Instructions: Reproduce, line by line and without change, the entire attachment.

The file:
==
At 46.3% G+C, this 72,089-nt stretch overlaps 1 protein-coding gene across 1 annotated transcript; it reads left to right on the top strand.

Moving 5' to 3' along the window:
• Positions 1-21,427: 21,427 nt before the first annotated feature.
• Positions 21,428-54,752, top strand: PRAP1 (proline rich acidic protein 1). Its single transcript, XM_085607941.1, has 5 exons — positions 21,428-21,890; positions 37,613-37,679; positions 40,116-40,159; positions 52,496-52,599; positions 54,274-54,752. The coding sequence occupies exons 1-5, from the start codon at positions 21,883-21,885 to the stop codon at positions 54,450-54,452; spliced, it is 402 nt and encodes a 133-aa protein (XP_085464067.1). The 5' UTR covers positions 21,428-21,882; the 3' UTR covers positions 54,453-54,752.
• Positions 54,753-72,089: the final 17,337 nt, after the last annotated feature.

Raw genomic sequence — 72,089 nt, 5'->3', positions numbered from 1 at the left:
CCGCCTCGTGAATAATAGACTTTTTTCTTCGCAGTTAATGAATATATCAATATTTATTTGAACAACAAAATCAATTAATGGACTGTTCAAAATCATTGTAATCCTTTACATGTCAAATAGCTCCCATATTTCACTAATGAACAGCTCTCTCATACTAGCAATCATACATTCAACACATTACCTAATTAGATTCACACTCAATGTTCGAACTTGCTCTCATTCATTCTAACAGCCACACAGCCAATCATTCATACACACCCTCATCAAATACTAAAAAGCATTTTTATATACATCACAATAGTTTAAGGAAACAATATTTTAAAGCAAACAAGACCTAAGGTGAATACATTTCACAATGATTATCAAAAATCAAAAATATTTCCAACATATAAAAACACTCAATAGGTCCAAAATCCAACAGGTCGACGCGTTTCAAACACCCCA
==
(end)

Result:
At 46.3% G+C, this 72,089-nt stretch overlaps 1 protein-coding gene across 1 annotated transcript; it reads left to right on the top strand.

Moving 5' to 3' along the window:
• Positions 1-21,427: 21,427 nt before the first annotated feature.
• Positions 21,428-54,752, top strand: PRAP1 (proline rich acidic protein 1). Its single transcript, XM_085607941.1, has 5 exons — positions 21,428-21,890; positions 37,613-37,679; positions 40,116-40,159; positions 52,496-52,599; positions 54,274-54,752. The coding sequence occupies exons 1-5, from the start codon at positions 21,883-21,885 to the stop codon at positions 54,450-54,452; spliced, it is 402 nt and encodes a 133-aa protein (XP_085464067.1). The 5' UTR covers positions 21,428-21,882; the 3' UTR covers positions 54,453-54,752.
• Positions 54,753-72,089: the final 17,337 nt, after the last annotated feature.

Raw genomic sequence — 72,089 nt, 5'->3', positions numbered from 1 at the left:
CCGCCTCGTGAATAATAGACTTTTTTCTTCGCAGTTAATGAATATATCAATATTTATTTGAACAACAAAATCAATTAATGGACTGTTCAAAATCATTGTAATCCTTTACATGTCAAATAGCTCCCATATTTCACTAATGAACAGCTCTCTCATACTAGCAATCATACATTCAACACATTACCTAATTAGATTCACACTCAATGTTCGAACTTGCTCTCATTCATTCTAACAGCCACACAGCCAATCATTCATACACACCCTCATCAAATACTAAAAAGCATTTTTATATACATCACAATAGTTTAAGGAAACAATATTTTAAAGCAAACAAGACCTAAGGTGAATACATTTCACAATGATTATCAAAAATCAAAAATATTTCCAACATATAAAAACACTCAATAGGTCCAAAATCCAACAGGTCGACGCGTTTCAAACACCCCA